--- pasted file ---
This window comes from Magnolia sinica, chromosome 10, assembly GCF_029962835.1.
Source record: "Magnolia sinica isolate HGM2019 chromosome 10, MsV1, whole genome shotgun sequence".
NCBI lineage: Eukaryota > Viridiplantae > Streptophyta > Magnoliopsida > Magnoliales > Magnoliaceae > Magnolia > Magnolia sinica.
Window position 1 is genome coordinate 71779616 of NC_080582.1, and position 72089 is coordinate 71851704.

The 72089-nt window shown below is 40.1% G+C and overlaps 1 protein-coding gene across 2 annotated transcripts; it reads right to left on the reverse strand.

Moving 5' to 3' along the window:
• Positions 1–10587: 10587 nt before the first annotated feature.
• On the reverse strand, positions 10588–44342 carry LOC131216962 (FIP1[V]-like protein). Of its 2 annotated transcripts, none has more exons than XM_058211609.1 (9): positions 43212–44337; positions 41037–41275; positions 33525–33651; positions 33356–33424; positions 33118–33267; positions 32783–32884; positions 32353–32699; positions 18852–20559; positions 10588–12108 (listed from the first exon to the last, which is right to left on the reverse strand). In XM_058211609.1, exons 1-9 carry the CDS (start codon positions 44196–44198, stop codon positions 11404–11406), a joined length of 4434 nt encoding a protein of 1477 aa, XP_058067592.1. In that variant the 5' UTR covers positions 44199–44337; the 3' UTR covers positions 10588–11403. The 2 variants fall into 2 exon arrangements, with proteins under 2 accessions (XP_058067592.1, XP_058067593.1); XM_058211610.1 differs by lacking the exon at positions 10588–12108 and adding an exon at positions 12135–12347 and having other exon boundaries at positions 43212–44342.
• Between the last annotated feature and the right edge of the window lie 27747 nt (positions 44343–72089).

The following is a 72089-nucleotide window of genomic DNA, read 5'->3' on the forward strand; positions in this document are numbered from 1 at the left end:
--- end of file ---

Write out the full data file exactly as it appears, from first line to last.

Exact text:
This window comes from Magnolia sinica, chromosome 10, assembly GCF_029962835.1.
Source record: "Magnolia sinica isolate HGM2019 chromosome 10, MsV1, whole genome shotgun sequence".
NCBI lineage: Eukaryota > Viridiplantae > Streptophyta > Magnoliopsida > Magnoliales > Magnoliaceae > Magnolia > Magnolia sinica.
Window position 1 is genome coordinate 71779616 of NC_080582.1, and position 72089 is coordinate 71851704.

The 72089-nt window shown below is 40.1% G+C and overlaps 1 protein-coding gene across 2 annotated transcripts; it reads right to left on the reverse strand.

Moving 5' to 3' along the window:
• Positions 1–10587: 10587 nt before the first annotated feature.
• On the reverse strand, positions 10588–44342 carry LOC131216962 (FIP1[V]-like protein). Of its 2 annotated transcripts, none has more exons than XM_058211609.1 (9): positions 43212–44337; positions 41037–41275; positions 33525–33651; positions 33356–33424; positions 33118–33267; positions 32783–32884; positions 32353–32699; positions 18852–20559; positions 10588–12108 (listed from the first exon to the last, which is right to left on the reverse strand). In XM_058211609.1, exons 1-9 carry the CDS (start codon positions 44196–44198, stop codon positions 11404–11406), a joined length of 4434 nt encoding a protein of 1477 aa, XP_058067592.1. In that variant the 5' UTR covers positions 44199–44337; the 3' UTR covers positions 10588–11403. The 2 variants fall into 2 exon arrangements, with proteins under 2 accessions (XP_058067592.1, XP_058067593.1); XM_058211610.1 differs by lacking the exon at positions 10588–12108 and adding an exon at positions 12135–12347 and having other exon boundaries at positions 43212–44342.
• Between the last annotated feature and the right edge of the window lie 27747 nt (positions 44343–72089).

The following is a 72089-nucleotide window of genomic DNA, read 5'->3' on the forward strand; positions in this document are numbered from 1 at the left end: